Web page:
Hence answer is C



Hi Zuch,

Can you help me understand the concept that why the answer will lie between the values in which the polarity of 'X' changes?
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The positive value of x that satisfies the equation (1 + 2x)  [#permalink]

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New post 22 Mar 2017, 19:37
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Smita04 wrote:
The positive value of x that satisfies the equation \((1 + 2x)^5 = (1 + 3x)^4\) is between

A. 0 and 0.5
B. 0.5 and 1
C. 1 and 1.5
D. 1.5 and 2
E. 2 and 2.5


OFFICIAL SOLUTION



The two expressions in question, \((1 + 2x)^5\) and \((1 + 3x)^4\), could in theory be expanded, but you’ll wind up doing a lot of algebra, only to find an equation involving \(x^5\), \(x^4\), \(x^3\), \(x^2\), and x. Solving for the positive value of x that makes the equation true is nearly impossible.

So how on Earth can you answer the question? Notice that the question does not require you to find a precise value of x; you just need a range. So plug in good benchmarks and track the value of each side of the equation.

Start with x = 1. The “equation” becomes \(3^5 =?= 4^4\).

Compute the two sides: \(3^5 = 243\), while \(4^4 = 16^2 = 256\). So the right side is bigger.

Now, we need another benchmark. Try x = 2. The “equation” becomes \(5^5 =?= 7^4\).

Compute or estimate the two sides. \(5^4 = 25^2 = 625\), and multiplying in another 5 gives you something larger than 3,000 (3,125, to be precise). Meanwhile, \(7^4 = 49^2 < 50^2 = 2,500\), so the left side is now bigger. Somewhere between x=1 and x=2, then, the equation must be true.

The only benchmark left to try is 1.5, or \(\frac{3}{2}\). Plugging in, you get \(4^5 =?= (\frac{11}{2})^4\)

\(4^5 = 2^{10} = 1,024\) (it’s good to know your powers of 2 this high)

For the other side, first compute the denominator: 24 = 16. Now the numerator: \(11^4 = 121×11×11 = 1,331×11 = 14,641\) (also quick to do longhand)

So \((\frac{11}{2})^4 = \frac{14,641}{16} < 1,000\). The right side is bigger.

Let’s recap:

\((1 + 2x)^5 = (1 + 3x)^4\) at what value of x?

\((1 + 2x)^5 < (1 + 3x)^4\) when x = 1

\((1 + 2x)^5 > (1 + 3x)^4\) when x = 1.5

\((1 + 2x)^5 > (1 + 3x)^4\) when x = 2

So the value at which the two sides are equal must be between 1 and 1.5.

The correct answer is C.

Extra points:

As x grows past 2, the larger power (5) on the left takes over, so you can see that the left side will always be bigger.

What about when x is between 0 and 1? Well, first notice that at x=0, the two sides are again equal. If x is a tiny positive number (say, 0.001 or something), then you can ignore higher powers of x (\(x^2\), \(x^3\), etc.), and this simplifies the algebraic expansion:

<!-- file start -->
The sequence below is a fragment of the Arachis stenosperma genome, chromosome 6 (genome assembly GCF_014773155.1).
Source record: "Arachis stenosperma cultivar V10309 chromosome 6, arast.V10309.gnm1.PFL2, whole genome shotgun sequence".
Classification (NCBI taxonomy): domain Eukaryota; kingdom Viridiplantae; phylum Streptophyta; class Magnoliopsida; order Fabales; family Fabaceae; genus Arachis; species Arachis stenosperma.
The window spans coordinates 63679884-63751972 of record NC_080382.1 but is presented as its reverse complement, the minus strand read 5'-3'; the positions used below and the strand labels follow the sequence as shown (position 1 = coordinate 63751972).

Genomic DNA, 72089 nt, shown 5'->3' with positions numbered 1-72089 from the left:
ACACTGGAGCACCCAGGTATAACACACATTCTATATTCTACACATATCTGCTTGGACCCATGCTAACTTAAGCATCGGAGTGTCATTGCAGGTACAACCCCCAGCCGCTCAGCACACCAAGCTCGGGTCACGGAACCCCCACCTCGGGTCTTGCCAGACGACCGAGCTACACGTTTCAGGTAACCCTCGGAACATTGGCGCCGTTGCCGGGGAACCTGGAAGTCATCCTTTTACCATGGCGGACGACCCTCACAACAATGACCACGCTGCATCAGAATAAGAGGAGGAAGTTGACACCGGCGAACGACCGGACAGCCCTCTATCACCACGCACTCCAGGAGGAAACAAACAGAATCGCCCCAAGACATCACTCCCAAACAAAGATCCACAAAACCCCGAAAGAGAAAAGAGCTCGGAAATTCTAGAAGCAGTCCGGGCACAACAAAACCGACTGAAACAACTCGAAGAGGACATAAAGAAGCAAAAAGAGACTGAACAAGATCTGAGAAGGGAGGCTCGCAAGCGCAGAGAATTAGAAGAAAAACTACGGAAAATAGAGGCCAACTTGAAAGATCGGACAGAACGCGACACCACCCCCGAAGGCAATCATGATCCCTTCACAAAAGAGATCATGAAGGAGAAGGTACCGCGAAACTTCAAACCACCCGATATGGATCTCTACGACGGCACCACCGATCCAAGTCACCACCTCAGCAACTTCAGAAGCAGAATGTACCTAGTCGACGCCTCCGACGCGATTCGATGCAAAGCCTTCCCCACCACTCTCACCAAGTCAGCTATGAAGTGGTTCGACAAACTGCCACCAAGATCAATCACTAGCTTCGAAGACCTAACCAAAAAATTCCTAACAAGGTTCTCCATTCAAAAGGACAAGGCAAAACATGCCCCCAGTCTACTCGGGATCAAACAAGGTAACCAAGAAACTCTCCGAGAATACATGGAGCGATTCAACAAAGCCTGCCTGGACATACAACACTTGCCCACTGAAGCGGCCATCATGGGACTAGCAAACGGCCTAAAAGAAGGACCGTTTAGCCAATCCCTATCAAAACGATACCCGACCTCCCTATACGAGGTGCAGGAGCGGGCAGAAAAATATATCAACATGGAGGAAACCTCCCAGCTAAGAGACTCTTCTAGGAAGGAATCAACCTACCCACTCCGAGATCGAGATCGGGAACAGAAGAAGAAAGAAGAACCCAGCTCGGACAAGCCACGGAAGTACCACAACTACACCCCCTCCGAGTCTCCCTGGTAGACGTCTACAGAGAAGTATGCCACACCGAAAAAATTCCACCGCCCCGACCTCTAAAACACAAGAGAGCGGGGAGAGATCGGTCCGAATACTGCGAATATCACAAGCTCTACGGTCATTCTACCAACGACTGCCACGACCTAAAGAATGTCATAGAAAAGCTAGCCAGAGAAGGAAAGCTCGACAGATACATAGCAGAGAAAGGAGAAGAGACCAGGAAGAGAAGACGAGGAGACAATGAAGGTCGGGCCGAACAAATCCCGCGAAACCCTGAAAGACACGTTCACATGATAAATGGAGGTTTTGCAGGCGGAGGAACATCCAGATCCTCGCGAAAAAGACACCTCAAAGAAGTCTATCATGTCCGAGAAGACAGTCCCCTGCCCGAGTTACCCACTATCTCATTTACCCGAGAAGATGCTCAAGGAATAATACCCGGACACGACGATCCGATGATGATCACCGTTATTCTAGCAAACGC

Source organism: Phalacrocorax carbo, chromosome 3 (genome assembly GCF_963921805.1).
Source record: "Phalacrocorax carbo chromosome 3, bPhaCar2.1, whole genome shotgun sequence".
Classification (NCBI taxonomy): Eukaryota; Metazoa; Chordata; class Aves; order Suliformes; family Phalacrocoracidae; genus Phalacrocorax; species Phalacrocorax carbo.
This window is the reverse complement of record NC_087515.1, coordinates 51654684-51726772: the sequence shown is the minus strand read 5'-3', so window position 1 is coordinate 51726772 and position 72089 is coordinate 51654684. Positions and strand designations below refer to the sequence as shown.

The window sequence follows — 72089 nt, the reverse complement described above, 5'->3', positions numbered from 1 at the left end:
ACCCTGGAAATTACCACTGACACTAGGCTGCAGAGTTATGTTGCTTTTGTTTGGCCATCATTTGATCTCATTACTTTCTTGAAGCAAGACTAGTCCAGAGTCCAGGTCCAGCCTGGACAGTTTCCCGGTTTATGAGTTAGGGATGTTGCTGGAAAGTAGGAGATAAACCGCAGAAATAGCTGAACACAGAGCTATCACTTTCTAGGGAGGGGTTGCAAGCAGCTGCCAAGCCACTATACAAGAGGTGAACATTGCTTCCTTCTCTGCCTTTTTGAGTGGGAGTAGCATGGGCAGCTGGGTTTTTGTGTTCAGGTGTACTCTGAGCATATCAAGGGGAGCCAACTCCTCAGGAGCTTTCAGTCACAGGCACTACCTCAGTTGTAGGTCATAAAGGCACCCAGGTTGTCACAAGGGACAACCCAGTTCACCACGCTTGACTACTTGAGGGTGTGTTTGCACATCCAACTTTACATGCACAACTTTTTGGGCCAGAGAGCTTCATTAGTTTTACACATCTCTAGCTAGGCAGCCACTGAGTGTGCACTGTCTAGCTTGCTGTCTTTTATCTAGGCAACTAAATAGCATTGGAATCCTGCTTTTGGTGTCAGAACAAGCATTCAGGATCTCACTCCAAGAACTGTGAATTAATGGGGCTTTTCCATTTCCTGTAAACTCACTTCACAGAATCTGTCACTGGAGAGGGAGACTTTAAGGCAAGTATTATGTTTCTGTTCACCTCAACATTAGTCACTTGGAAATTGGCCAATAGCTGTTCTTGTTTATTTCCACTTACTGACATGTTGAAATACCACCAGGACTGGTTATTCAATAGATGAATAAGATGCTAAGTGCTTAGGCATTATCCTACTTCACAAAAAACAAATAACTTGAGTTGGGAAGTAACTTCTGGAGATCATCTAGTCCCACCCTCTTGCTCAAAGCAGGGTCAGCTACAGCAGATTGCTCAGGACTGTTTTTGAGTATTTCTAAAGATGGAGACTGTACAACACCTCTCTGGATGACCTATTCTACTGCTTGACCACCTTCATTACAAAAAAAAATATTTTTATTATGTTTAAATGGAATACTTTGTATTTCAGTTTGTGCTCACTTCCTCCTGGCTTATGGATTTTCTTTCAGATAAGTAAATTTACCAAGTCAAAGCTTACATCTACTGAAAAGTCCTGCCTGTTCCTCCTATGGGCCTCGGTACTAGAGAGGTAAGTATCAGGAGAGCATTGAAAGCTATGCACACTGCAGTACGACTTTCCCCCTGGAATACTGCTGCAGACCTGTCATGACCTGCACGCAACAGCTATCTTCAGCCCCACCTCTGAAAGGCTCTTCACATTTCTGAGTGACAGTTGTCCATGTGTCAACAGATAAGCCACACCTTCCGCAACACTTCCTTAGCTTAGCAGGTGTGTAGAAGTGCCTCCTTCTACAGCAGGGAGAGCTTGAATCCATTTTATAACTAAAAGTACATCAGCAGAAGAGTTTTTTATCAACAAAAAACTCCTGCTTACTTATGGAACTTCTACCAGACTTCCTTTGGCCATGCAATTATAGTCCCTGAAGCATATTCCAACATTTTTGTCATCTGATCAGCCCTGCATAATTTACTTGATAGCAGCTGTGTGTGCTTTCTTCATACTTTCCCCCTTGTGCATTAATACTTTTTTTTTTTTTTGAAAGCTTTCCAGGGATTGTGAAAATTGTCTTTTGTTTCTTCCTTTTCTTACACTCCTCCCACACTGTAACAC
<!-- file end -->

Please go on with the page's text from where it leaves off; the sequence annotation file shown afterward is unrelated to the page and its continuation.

For tiny positive x,

\((1 + 2x)^5\) = 1 + 5(2x) + higher powers of x ? 1 + 10x

\((1 + 3x)^4\) = 1 + 4(3x) + higher powers of x ? 1 + 12x

So right away, the right side is bigger than the left side. You can also check x = ½:

\((1 + 2x)^5 = 2^5 = 32\)

\((1 + 3x)^4 = (\frac{5}{2})^4 = 2.5^4 = 6.25^2 > 36 (= 6^2) > 32\)

Again, the right side is bigger than the left side. For every x between 0 and 1, in fact, the right side is larger than the left side. This fact isn’t particularly easy to prove, but you don’t need to do so.
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Re: The positive value of x that satisfies the equation (1 + 2x)  [#permalink]

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New post 07 Apr 2018, 11:10
Hi All,

While the question 'looks' a bit crazy, the wording and set-up for it implies that there's just 1 solution (and we won't have to actually calculate the exact value). Second, the answers are numbers, so we should TEST THE ANSWERS. Since the "math" in this question could get ugly, I'm going to stick to integers.

X = 1 is a great place to start. Plug that value into both calculations and you'll end up with...

3^5 and 4^4
243 and 256

So the numbers are real close; the answer has to be close to 1. The question is do we pick B or C? Notice that the SECOND value in the above calculation is BIGGER.

For the next test, you can decide between a few options (.5, 1.5 or 2 if you prefer using an integer).

X = 2 gives us...

5^5 and 7^4
3025 and (49)(49) = approx. (50)(50) = 2500

Notice now that the FIRST value is BIGGER.

This tells me that increasing the value of X makes the first part of the equation "grow" faster than the second part. By extension, at some point between X=1 and X=2, the values would have been equal and then a little past that point the first value became bigger than the second. Thus, I would have to choose an answer that was a little bigger than 1.

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Re: The positive value of x that satisfies the equation (1 + 2x)   [#permalink] 11 Apr 2019, 12:00